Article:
NATIONAL BUREAU OF ECONOMIC RESEARCH
NATIONAL BUREAU OF ECONOMIC RESEARCH

The Determinants of Quality Specialization

Jonathan I. Dingel

NBER Working Paper No. 22757
Issued in October 2016
NBER Program(s):   ITI

A growing literature suggests that high-income countries export high-quality goods. Two hypotheses may explain such specialization, with different implications for welfare, inequality, and trade policy. Fajgelbaum, Grossman, and Helpman (2011) formalize the Linder hypothesis that home demand determines the pattern of specialization and therefore predict that high-income locations export high-quality products. The factor-proportions model also predicts that skill-abundant, high-income locations export skill-intensive, high-quality products. Prior empirical evidence does not separate these explanations. I develop a model that nests both hypotheses and employ microdata on US manufacturing plants' shipments and factor inputs to quantify the two mechanisms' roles in quality specialization across US cities. Home-market demand explains as much of the relationship between income and quality as differences in factor usage.

You may purchase this paper on-line in .pdf format from SSRN.com ($5) for electronic delivery.

Access to NBER Papers

You are eligible for a free download if you are a subscriber, a corporate associate of the NBER, a journalist, an employee of the U.S. federal government with a ".GOV" domain name, or a resident of nearly any developing country or transition economy.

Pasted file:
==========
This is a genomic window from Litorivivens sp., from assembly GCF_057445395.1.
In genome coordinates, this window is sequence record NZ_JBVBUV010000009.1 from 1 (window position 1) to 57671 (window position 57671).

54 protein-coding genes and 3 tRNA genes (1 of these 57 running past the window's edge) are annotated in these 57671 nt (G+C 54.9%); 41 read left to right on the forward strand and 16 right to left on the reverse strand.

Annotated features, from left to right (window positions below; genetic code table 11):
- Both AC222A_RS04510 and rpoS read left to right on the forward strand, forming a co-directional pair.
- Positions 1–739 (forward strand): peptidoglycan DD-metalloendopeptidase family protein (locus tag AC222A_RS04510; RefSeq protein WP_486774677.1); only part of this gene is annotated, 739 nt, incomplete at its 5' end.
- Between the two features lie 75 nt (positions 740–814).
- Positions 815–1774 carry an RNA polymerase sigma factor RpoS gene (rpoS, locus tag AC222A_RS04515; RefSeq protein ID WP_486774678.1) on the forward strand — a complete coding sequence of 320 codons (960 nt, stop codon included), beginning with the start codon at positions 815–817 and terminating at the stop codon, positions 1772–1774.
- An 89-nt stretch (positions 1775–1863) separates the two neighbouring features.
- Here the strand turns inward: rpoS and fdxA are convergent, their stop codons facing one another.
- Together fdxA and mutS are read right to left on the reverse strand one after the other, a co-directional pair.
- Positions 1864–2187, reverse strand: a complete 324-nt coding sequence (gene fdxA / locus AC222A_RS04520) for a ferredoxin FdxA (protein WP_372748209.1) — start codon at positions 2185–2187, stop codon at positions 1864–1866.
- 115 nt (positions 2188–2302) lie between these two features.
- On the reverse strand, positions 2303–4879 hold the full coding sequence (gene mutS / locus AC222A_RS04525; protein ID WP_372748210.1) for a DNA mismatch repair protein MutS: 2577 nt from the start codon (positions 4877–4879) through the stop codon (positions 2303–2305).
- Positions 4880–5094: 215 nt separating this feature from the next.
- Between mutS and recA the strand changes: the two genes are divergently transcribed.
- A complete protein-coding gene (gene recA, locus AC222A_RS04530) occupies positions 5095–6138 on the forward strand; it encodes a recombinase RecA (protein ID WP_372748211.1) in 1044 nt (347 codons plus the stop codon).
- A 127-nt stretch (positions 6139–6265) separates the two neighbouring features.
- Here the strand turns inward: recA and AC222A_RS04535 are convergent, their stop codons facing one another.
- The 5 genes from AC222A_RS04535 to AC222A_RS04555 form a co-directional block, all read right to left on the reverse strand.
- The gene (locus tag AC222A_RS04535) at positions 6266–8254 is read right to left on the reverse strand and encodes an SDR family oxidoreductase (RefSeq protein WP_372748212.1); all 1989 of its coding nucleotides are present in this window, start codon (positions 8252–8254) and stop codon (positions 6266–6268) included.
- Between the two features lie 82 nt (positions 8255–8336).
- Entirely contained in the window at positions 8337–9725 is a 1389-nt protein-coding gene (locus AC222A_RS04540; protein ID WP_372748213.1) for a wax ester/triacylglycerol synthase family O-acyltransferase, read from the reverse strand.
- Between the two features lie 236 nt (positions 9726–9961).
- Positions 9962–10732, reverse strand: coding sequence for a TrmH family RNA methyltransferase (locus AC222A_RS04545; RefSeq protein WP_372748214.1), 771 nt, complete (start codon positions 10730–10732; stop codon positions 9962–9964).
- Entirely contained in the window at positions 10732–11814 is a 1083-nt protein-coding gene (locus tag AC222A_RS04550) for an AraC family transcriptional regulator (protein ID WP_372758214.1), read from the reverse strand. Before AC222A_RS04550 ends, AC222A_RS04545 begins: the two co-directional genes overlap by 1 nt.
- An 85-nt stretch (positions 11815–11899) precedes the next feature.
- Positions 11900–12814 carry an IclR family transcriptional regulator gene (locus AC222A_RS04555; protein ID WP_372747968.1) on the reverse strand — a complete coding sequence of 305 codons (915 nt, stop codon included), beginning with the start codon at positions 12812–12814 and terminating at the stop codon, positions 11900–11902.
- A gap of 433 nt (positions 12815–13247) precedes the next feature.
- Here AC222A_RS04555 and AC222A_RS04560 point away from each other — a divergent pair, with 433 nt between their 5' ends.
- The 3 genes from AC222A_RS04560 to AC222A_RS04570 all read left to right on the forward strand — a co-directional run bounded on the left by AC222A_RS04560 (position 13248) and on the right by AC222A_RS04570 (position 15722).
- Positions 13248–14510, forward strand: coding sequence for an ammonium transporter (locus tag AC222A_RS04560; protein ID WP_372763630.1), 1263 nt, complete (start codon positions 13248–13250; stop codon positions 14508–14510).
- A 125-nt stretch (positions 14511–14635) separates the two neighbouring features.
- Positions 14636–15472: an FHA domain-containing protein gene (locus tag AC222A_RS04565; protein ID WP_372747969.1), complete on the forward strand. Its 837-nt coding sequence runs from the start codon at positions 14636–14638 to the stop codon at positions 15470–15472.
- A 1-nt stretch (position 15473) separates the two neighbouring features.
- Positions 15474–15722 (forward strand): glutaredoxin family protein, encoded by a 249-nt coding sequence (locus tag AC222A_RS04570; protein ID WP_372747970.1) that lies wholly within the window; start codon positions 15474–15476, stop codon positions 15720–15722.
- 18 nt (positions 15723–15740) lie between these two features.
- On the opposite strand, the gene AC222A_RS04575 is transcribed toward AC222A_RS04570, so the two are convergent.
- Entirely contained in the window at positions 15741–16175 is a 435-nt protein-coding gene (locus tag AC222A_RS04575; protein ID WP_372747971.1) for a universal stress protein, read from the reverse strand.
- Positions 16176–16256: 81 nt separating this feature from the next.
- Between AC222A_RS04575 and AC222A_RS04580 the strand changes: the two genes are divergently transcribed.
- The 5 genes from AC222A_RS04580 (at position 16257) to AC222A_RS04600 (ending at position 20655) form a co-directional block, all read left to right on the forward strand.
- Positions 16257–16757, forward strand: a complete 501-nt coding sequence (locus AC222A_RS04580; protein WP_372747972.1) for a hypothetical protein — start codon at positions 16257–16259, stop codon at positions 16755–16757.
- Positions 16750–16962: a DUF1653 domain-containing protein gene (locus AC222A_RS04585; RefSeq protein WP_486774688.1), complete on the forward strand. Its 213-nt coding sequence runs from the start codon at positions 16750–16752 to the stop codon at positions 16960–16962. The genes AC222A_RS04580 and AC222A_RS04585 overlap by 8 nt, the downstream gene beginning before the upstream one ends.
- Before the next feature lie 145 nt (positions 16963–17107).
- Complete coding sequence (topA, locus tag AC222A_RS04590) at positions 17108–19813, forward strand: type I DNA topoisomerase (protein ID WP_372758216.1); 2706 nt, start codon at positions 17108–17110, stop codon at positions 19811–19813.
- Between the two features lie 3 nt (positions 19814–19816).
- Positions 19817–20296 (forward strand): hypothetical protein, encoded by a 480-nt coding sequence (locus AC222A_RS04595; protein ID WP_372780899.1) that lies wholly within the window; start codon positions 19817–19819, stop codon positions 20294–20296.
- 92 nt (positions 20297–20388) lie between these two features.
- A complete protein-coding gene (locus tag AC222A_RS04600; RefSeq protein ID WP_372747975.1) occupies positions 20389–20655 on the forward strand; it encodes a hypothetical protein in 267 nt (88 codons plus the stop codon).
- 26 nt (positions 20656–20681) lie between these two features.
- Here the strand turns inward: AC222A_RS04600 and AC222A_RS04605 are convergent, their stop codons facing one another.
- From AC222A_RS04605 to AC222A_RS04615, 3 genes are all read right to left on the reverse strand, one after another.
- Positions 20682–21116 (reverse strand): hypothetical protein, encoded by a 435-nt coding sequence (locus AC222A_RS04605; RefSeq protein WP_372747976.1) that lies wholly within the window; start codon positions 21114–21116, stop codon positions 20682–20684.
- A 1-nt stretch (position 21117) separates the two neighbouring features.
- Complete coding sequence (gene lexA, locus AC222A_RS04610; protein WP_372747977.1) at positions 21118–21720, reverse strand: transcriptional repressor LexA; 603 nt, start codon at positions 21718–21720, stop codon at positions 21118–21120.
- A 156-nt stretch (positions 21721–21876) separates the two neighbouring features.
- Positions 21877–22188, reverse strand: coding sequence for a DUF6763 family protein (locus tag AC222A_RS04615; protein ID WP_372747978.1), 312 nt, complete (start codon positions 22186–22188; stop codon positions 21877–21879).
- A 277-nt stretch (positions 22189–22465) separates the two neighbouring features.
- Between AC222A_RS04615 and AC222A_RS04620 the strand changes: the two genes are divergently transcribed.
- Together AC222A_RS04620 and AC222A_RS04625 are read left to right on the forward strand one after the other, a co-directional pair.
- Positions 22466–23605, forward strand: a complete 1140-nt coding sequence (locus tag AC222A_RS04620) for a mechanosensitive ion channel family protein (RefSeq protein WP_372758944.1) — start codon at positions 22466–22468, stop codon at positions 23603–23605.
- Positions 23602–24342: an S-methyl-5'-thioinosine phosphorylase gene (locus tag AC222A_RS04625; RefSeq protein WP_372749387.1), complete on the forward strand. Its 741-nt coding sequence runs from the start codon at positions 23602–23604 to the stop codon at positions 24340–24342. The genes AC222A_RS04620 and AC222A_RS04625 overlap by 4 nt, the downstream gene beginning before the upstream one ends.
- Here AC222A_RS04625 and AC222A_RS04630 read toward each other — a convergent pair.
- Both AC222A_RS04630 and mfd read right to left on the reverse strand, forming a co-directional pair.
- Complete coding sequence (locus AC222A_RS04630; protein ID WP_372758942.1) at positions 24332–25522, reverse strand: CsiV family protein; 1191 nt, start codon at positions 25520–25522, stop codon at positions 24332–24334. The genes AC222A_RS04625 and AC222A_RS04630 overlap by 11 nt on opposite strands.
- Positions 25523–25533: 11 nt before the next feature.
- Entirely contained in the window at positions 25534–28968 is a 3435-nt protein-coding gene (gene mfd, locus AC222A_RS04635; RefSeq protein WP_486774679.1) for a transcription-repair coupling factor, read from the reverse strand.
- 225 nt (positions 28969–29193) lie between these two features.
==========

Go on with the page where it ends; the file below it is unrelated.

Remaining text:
If you usually get free papers at work/university but do not at home, you can either connect to your work VPN or proxy (if any) or elect to have a link to the paper emailed to your work email address below. The email address must be connected to a subscribing college, university, or other subscribing institution. Gmail and other free email addresses will not have access.

E-mail:

Machine-readable bibliographic record - MARC, RIS, BibTeX

Document Object Identifier (DOI): 10.3386/w22757

Users who downloaded this paper also downloaded* these:
Bernard, Jensen, Redding, and Schott w22727 Global Firms
Coelli, Moxnes, and Ulltveit-Moe w22647 Better, Faster, Stronger: Global Innovation and Trade Liberalization
Kehoe, Pujolas, and Rossbach w22706 Quantitative Trade Models: Developments and Challenges
Blonigen and Pierce w22750 Evidence for the Effects of Mergers on Market Power and Efficiency
Bowen, Georgiadis, and Lambert w22772 Collective Choice in Dynamic Public Good Provision
 
Publications
Activities
Meetings
NBER Videos
Themes
Data
People
About

National Bureau of Economic Research, 1050 Massachusetts Ave., Cambridge, MA 02138; 617-868-3900; email: info@nber.org

Contact Us